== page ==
Saturday, November 15, 2008

Cookin' It Old Skool

I occasionally become obsessed. Usually with a type of food or a process.

I am on a never ending hunt for the perfect macaroni and cheese recipe. I have tried many and have not found the *perfect* one yet. We have been through a LOT of cheese.

My latest obsession is doing things the old fashioned way. I recently ran across an article on Benton's Smoky Mountain Hams in a national magazine. Benton's cures hams and bacon the old fashioned way - smoked in a smokehouse and then aged for 8-10 months. Their meats are used by famous chefs at famous restaurants all over the country. And they can be ordered over the internet. But they happen to be in my back yard.




So I took a little road trip yesterday down to Madisonville, Tennessee about a 40 minute drive from where I live. They have been in business since 1947 but things look about the same as they did in 1973 when Mr. Benton bought the business and moved it to this location. It is one room with a white board on the wall with the strong smell of the wood smoke used to cure the meat hanging in the back room. Look at the white board, tell 'em what you want and they cut it for you. I asked for 3 country ham steaks and 2 lbs. of bacon. I had to resist getting some bologna. For those of you not from the mountains, thick country bologna on saltine crackers is like hillbilly crack.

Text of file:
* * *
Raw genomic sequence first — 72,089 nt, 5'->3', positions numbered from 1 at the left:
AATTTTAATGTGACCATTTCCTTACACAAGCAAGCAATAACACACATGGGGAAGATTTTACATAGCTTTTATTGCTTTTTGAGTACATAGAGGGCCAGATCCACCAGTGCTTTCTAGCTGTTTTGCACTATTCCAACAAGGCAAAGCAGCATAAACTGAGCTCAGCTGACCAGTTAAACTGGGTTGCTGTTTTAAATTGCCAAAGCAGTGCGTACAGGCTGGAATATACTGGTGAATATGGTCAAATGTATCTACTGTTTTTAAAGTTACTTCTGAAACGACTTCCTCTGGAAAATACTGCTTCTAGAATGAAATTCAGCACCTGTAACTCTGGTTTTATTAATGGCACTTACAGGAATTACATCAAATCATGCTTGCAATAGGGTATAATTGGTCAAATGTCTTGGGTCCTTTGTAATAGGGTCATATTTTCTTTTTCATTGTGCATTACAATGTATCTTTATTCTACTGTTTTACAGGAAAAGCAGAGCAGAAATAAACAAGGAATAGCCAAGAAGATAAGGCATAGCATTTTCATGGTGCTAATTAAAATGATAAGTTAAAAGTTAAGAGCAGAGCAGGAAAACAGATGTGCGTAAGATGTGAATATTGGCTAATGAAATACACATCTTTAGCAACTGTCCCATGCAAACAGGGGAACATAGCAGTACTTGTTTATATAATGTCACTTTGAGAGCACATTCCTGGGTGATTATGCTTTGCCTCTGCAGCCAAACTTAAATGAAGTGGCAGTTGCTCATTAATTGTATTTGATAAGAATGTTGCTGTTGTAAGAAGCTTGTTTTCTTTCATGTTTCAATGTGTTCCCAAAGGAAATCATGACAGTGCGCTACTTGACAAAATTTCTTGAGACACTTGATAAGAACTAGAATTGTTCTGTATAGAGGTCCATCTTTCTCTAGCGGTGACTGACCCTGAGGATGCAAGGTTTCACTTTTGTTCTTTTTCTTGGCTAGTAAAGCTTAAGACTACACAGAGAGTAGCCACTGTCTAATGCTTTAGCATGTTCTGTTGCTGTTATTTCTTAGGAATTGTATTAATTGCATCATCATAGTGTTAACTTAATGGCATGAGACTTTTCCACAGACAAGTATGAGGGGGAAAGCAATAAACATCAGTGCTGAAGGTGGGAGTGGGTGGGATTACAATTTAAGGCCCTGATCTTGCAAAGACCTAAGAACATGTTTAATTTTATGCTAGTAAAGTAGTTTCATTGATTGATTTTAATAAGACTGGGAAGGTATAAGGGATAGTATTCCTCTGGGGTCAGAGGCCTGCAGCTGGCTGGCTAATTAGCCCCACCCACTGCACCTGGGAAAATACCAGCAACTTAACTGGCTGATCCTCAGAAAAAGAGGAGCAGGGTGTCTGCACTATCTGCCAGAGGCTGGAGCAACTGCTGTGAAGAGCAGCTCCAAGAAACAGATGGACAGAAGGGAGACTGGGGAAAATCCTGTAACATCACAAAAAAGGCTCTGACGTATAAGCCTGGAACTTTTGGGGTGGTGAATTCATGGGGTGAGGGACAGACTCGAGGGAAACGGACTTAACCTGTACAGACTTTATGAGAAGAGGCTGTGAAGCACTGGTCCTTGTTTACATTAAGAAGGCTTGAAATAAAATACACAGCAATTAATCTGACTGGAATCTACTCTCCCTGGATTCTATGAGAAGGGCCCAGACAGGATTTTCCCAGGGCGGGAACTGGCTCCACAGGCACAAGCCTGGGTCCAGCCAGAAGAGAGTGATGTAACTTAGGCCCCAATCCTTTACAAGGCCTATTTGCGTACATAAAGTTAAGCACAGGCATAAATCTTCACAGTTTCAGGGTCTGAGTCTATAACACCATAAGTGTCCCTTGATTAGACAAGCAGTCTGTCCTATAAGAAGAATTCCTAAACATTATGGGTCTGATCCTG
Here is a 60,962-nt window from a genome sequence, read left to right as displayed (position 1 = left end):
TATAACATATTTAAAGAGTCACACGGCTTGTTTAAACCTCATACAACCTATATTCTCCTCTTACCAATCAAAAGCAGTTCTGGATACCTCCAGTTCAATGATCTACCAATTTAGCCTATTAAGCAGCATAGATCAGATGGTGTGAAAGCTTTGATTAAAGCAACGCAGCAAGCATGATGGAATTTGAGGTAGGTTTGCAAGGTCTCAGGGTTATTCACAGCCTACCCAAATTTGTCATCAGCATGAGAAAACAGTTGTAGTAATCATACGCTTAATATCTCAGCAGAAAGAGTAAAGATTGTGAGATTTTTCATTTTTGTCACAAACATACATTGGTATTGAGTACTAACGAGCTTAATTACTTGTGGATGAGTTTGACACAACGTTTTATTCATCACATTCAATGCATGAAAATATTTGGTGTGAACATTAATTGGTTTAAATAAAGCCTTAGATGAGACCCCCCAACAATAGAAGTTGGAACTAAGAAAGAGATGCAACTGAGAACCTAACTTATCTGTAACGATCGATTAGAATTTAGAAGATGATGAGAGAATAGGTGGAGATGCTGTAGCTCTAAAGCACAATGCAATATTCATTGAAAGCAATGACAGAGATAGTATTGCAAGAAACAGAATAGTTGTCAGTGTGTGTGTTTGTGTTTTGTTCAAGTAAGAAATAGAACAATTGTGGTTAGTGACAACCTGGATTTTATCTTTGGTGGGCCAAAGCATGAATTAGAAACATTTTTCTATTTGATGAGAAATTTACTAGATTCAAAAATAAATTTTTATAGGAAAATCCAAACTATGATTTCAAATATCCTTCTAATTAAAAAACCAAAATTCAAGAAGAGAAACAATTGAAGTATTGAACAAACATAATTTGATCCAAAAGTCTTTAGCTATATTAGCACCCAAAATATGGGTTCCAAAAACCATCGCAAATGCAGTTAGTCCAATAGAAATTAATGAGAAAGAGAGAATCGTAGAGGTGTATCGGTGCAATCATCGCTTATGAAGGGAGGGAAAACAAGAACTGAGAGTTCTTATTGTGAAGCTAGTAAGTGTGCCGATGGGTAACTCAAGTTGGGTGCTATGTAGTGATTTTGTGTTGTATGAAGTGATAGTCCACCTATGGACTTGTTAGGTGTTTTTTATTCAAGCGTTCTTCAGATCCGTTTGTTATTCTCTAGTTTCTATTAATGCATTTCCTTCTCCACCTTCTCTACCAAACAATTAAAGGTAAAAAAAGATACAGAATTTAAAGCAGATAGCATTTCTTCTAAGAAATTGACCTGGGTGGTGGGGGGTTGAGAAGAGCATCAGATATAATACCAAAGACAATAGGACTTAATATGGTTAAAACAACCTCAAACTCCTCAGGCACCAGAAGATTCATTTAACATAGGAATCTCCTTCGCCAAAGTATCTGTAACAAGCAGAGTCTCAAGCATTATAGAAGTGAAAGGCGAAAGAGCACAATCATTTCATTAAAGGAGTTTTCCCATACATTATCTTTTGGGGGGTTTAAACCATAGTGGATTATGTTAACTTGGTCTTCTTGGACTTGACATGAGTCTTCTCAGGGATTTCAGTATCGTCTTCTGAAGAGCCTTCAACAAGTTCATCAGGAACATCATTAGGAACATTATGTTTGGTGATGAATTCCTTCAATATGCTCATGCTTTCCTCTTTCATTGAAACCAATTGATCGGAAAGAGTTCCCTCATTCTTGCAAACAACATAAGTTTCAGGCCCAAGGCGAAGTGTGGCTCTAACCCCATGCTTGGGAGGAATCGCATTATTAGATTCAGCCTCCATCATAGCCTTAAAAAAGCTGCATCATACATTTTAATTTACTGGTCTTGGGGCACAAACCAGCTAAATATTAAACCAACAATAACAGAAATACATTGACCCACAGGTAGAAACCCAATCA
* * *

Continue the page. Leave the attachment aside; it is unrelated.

This morning, I got out the iron skillets. To cook country ham, pour some coffee in the skillet, toss in a spoonful of brown sugar, throw in the ham steak and cover it to let it steam for a while on medium-high heat. Once the coffee cooks down, take the lid off and turn it several times to let the coffee/brown sugar cook down and caramalize on the ham.

I also cooked some of the bacon. It is thick and smoky, almost chewy. Yum.
I whipped up some homemade buscuits and then made ham biscuits and bacon biscuits and poured myself some fresh coffee. I am a happy girl.

Is it healthy? No, not terribly. Is it good? Absolutely. And I fed my obsession for old fashioned processes - iron skillets, homemade biscuits, smoked meats from someone that shares that passion for doing things the old way.

Now, let me get back to my blackberry, cell phone, and DVR.

2 comments:

marsha said...

Great!! Now I'm hungry.
My sister in-law makes the best homemade macaroni and cheese. I think she uses 3 or 4 different kind of cheeses. One of these days I'm gonna ask her for the recipe.

Tere said...

marsha - If you decide to ask, please share! I tried another recipe tonight. It was good but it wasn't IT.